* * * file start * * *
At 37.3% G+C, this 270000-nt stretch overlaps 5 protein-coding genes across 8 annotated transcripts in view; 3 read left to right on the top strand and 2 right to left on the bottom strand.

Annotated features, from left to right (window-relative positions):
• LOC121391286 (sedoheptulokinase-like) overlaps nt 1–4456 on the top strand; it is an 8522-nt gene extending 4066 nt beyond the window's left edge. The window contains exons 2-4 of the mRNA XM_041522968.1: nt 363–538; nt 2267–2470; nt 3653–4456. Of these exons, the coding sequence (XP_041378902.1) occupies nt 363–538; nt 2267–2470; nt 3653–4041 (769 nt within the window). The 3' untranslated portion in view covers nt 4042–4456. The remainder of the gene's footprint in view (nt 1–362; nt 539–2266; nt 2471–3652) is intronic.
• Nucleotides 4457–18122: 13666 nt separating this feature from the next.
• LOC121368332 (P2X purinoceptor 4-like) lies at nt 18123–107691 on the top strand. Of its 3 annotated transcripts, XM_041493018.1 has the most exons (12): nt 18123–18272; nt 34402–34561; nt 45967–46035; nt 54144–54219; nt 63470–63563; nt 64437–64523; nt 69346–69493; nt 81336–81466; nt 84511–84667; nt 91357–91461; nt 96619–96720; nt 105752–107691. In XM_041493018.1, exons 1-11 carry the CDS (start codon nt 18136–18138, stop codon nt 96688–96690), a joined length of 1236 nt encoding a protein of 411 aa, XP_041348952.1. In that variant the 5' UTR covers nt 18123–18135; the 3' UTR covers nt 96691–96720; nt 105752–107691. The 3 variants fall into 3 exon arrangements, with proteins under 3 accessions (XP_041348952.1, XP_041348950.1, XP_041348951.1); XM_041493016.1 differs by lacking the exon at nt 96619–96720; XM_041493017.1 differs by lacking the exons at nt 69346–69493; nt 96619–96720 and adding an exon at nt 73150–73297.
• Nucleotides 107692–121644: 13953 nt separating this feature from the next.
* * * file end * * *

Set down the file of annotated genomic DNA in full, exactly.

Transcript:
At 37.3% G+C, this 270000-nt stretch overlaps 5 protein-coding genes across 8 annotated transcripts in view; 3 read left to right on the top strand and 2 right to left on the bottom strand.

Annotated features, from left to right (window-relative positions):
• LOC121391286 (sedoheptulokinase-like) overlaps nt 1–4456 on the top strand; it is an 8522-nt gene extending 4066 nt beyond the window's left edge. The window contains exons 2-4 of the mRNA XM_041522968.1: nt 363–538; nt 2267–2470; nt 3653–4456. Of these exons, the coding sequence (XP_041378902.1) occupies nt 363–538; nt 2267–2470; nt 3653–4041 (769 nt within the window). The 3' untranslated portion in view covers nt 4042–4456. The remainder of the gene's footprint in view (nt 1–362; nt 539–2266; nt 2471–3652) is intronic.
• Nucleotides 4457–18122: 13666 nt separating this feature from the next.
• LOC121368332 (P2X purinoceptor 4-like) lies at nt 18123–107691 on the top strand. Of its 3 annotated transcripts, XM_041493018.1 has the most exons (12): nt 18123–18272; nt 34402–34561; nt 45967–46035; nt 54144–54219; nt 63470–63563; nt 64437–64523; nt 69346–69493; nt 81336–81466; nt 84511–84667; nt 91357–91461; nt 96619–96720; nt 105752–107691. In XM_041493018.1, exons 1-11 carry the CDS (start codon nt 18136–18138, stop codon nt 96688–96690), a joined length of 1236 nt encoding a protein of 411 aa, XP_041348952.1. In that variant the 5' UTR covers nt 18123–18135; the 3' UTR covers nt 96691–96720; nt 105752–107691. The 3 variants fall into 3 exon arrangements, with proteins under 3 accessions (XP_041348952.1, XP_041348950.1, XP_041348951.1); XM_041493016.1 differs by lacking the exon at nt 96619–96720; XM_041493017.1 differs by lacking the exons at nt 69346–69493; nt 96619–96720 and adding an exon at nt 73150–73297.
• Nucleotides 107692–121644: 13953 nt separating this feature from the next.